The two history talks I gave were about these two Georgian period artists … Francis Wheatley (1747 – 1801) and James Gillray (1756 – 1815) …
We're learning something of the Georgian era (George I to George IV: 1714 - 1830) … which included the sub-period that is the Regency era (when George IV as Prince of Wales was regent during the illness of George III).
Some members of the group opt to give talks on different subjects - I'm usually the one that tends to break the mould … choosing something interests that me, rather than a subject suggested.
Wheatley (1747 - 1801) was an English portrait and landscape painter, who was brought up in and around Covent Garden … where the poor would hawk their wares …
He had an eventful career when his low point came in 1789 he was elected to the Royal Academy in preference to the King's nominee … that was that – he never secured another commission from the aristocracy.
|Preparing for market|
His career unravelled … yet in the middle of all the turmoil he had created these 'Cries of London', which were exhibited at the Royal Academy between 1792 and 1795 …
It is thought that his third wife, who became, after his death, Clara Maria Pope, was his model for the female hawkers shown in these paintings. There's a ginger and white terrier that often occurs throughout the series.
Various engravers of the time brought these 'Cries of London' to the public's attention – which have ever since remained in the nation's heart …
|The ballad seller|
… and prevail as part of our historical culture … featuring on chocolate boxes, biscuit tins and prints often found hanging in the houses of elderly relatives and the seaside hotels of our British childhoods.
Next came James Gillray … a caricaturist and printmaker famous for his etched political and social satires, mostly published between 1792 – 1810.
He's been called “the father of the political cartoon” … and who, along with Hogarth, became the two most influential cartoonists of the era.
|L'Assemblee Nationale (1804) -|
was called "the most talented caricature
that has ever appeared" partly due to its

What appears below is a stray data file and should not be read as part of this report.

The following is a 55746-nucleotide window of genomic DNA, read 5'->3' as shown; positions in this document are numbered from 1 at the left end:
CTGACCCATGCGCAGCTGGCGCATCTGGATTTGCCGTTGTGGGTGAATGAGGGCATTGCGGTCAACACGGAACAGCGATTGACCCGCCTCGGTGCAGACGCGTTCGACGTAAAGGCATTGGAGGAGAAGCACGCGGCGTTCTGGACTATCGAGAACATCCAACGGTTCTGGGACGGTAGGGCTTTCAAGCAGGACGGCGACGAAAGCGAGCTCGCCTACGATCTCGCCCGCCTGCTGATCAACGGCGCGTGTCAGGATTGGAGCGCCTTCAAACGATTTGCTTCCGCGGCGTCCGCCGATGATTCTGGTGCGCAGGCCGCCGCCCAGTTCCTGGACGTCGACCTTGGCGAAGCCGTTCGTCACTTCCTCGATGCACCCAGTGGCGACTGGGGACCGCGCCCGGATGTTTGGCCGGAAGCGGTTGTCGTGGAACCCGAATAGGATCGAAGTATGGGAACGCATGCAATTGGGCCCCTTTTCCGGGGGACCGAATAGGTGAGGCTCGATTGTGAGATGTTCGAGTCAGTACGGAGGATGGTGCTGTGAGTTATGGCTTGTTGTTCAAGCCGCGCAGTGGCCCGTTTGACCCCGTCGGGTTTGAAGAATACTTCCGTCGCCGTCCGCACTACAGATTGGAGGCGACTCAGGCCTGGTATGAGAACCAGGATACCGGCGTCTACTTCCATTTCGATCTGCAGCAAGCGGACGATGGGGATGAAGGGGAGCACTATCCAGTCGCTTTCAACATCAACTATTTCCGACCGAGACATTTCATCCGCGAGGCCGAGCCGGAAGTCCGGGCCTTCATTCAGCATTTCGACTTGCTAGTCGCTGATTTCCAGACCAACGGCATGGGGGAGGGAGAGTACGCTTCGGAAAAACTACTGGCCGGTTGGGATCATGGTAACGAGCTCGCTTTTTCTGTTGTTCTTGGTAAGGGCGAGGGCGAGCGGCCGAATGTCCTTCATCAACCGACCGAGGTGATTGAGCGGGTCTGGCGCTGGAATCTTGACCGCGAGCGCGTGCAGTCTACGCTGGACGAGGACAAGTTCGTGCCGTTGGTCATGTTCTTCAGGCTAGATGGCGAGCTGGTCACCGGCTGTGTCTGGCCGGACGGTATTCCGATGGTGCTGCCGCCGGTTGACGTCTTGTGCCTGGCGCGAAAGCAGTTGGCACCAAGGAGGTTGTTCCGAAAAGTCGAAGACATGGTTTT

admirable likenesses. The Prince of Wales
paid a large sum of money for it to be
suppressed and its plate destroyed.
Gillray's targets were the great and the good, not excepting royalty. But his vision is often dark, his wit frequently cruel and even shockingly bawdy: some of his own contemporaries found his work repellent.
|John Bull raising Napoleon's|
head just after landing in
He changed his art from embracing the French Revolution to being no longer hostile to King George III … creating John Bull, defending the realm from the French and Napoleon …
It just happened that a new book by a young highly applauded historian, Alice Loxton, has come out … of which the convenor of our history group sent me the review … so having ordered her book it awaits my eyes to be read: Uproar!: Satire, Scandal and Printmakers in Georgian London.
The other particularly noteworthy aspect about Gillray - was that he was a skilful writer, taking great pains over the text that accompanied his works …
|'Dublures' of Characters (1798)|
For further reference – should anyone wish to read my talks … I'd be happy to send them to you (they're not long) … together with a list of slides that illustrated both talks.
Spitalfields Life – has further details on Francis Wheatley and his 'Cries of London' together with relevant art works …
There will be various reviews of Alice Loxton's book and articles about James Gillray on the net …. Wikipedia has plenty of Gillray's cartoons.
I will get back to 'Our English Language' … I have lots of books to read first … but posts will occur!
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